I was chatting recently, with a Mum and her teenage daughter and I asked the daughter how she was feeling about leaving school to move on to Uni. “I’m nervous.” She said.
Just as I was about to acknowledge that it’s a big step, her mum cut in “You’ll make some friends and you’ll be fine.” The daughter’s face clouded over, she withdrew from the conversation. Her mother, in all her loving optimism, had just shut her down.
When our children are small we hope they will always feel able to come and talk to us about anything. We’d all love an open, connected relationship with our children both now and through the teen years and hopefully, right into adulthood.
Yet, we know from statistics, that so many children and teenagers are struggling with emotions and will so often say they don’t feel understood. There is so much to juggle as a mum, it’s hardly surprising that our children’s issues sometimes get a little squashed. But here are 3 ways to keep those communication lines open.
- Stop solving!
As mums, we can be quite the magician: We can replace that lost item, tape that torn book and we can pacify, console and compensate when they’re feeling sad, rejected or disappointed: “Never mind, don’t worry, it’ll be fine.”
As they get older, the gears go up and we can solve their challenges and bolster them when friends have let them down or teachers have misunderstood them. We can advise and minimise in the hope of bouncing them back to a happy state of mind. As a friend of mine said recently “I’m a solver.”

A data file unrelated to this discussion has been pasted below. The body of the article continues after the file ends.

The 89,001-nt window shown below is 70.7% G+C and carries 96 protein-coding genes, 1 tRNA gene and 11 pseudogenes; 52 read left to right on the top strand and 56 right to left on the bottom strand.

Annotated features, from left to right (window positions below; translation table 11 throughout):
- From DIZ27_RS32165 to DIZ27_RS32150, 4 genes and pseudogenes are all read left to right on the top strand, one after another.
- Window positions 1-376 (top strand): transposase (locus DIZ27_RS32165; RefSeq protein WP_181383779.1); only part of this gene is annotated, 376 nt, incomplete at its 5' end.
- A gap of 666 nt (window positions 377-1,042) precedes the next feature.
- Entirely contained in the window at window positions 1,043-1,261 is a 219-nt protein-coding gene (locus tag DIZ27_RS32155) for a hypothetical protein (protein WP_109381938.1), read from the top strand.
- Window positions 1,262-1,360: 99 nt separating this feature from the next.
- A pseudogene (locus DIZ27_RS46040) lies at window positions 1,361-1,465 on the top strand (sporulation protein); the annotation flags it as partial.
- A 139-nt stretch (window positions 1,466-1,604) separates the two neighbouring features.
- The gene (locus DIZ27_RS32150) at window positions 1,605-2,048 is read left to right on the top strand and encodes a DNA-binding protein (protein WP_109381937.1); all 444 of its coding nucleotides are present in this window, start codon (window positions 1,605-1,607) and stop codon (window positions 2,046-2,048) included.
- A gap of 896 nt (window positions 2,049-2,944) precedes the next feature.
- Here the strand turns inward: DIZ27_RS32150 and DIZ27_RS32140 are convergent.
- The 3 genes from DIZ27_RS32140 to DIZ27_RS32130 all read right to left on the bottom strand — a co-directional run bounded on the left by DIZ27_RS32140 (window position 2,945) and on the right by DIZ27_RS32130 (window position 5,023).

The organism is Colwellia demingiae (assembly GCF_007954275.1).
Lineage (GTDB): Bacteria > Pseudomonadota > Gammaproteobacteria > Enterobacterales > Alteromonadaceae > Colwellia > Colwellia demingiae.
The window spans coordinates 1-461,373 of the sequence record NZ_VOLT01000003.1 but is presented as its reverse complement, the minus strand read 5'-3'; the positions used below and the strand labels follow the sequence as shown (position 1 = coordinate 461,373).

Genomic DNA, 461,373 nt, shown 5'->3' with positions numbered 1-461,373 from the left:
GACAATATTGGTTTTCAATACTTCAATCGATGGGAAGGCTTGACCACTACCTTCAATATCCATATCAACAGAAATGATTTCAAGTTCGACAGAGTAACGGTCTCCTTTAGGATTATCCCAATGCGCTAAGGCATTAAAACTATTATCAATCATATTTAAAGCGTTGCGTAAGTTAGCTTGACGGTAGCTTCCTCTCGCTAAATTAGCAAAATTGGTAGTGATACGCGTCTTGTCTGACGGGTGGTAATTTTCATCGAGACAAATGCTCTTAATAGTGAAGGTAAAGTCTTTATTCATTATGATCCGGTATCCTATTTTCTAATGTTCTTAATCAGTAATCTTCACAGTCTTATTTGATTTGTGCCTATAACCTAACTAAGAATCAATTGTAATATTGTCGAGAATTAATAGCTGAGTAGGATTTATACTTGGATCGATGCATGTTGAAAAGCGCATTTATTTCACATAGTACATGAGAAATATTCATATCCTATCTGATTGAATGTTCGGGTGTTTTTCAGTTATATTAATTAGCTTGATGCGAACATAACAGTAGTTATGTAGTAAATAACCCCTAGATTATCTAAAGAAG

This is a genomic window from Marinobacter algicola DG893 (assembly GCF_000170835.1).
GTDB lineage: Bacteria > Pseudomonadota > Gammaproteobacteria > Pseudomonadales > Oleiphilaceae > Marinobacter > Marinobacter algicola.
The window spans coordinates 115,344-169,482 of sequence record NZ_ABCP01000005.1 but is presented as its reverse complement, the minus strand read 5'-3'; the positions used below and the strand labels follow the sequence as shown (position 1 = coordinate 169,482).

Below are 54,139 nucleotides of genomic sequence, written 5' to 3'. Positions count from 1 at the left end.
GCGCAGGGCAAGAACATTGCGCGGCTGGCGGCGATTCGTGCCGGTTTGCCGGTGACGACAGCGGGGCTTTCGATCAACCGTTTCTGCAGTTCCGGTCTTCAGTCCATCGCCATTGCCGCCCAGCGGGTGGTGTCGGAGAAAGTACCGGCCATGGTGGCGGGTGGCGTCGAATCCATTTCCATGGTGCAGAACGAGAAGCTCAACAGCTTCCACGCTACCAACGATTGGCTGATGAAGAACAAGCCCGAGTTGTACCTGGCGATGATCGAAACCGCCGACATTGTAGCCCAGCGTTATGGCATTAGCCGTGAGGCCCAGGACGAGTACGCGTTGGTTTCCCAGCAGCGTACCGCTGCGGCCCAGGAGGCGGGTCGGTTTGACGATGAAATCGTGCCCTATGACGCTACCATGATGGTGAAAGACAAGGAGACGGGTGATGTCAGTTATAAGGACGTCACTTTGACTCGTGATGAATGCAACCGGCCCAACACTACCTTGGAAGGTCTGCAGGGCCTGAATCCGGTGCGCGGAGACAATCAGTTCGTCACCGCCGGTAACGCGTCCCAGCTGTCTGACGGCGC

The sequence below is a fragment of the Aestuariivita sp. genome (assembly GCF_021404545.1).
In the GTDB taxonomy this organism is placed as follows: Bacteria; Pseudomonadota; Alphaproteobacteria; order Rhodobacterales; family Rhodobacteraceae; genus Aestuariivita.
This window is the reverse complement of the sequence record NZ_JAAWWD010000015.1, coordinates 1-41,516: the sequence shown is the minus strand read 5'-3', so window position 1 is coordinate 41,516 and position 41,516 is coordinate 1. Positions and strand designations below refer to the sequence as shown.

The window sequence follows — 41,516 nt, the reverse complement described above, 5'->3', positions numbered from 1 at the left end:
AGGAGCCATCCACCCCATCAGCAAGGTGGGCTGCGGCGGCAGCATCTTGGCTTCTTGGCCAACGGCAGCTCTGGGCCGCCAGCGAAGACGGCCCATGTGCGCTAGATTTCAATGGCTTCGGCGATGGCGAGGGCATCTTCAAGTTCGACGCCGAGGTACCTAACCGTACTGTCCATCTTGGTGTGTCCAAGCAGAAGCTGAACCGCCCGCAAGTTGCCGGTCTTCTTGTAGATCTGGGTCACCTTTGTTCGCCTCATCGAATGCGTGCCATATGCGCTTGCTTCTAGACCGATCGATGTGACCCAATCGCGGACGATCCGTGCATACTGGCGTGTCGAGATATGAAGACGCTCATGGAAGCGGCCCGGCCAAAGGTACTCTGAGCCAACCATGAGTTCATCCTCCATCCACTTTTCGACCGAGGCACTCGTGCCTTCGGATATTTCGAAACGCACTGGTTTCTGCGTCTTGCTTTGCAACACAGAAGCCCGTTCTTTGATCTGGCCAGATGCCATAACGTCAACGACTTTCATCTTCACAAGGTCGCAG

But, by swiftly solving their problems, we’re not always listening. Our children might admire us for our ability to get things done. In fact, they may even use it to their advantage. But they could also be registering that there’s no room to process the feelings and emotions involved. Maybe that lost item was sentimental, perhaps they were upset over how the book was torn, it’s possible that they do mind, are worried and it doesn’t feel fine at all.
Parents don’t mean to barge past their children’s feelings. It’s natural to want to restore peace. The trouble is, we’re not restoring internal peace. We’re just downplaying, solving and moving them away from their negative emotions. It’s a short term gain. If we want them to be open during the tween and teen years and even beyond, we need to show them we can be trusted with their emotions.
No matter how trivial their issue sounds or how differently we might have reacted in their shoes, the most powerful way to connect with them is to stop and listen. By seeing the situation through their eyes we can acknowledge how difficult the challenge must feel for them. If you can convey that, they will feel safe to share with you.
Attentively listening has a healing affect. It’s not a quick solve, but it does give them space to come up with their own solutions. Feeling emotionally safe with you allows them to move the problem from the fight or flight area of their brain to the pre-frontal cortex where reason and rationale reign. From here they are more likely to consider their options and possible outcomes. They may well invite your advice at this point. But it will be welcome rather than inflicted on them.
I know that when one of mine is having a paddy, words like “This must be really hard for you, darling,” aren’t necessarily on the tip of my tongue! Especially if I’m juggling dinner, sports runs and other commitments. Listening is the harder option. However, if we want them to feel safe to really share the things that are going on in their hearts, they need to be confident we’re not going to barge in to manage it, fix it or downplay it.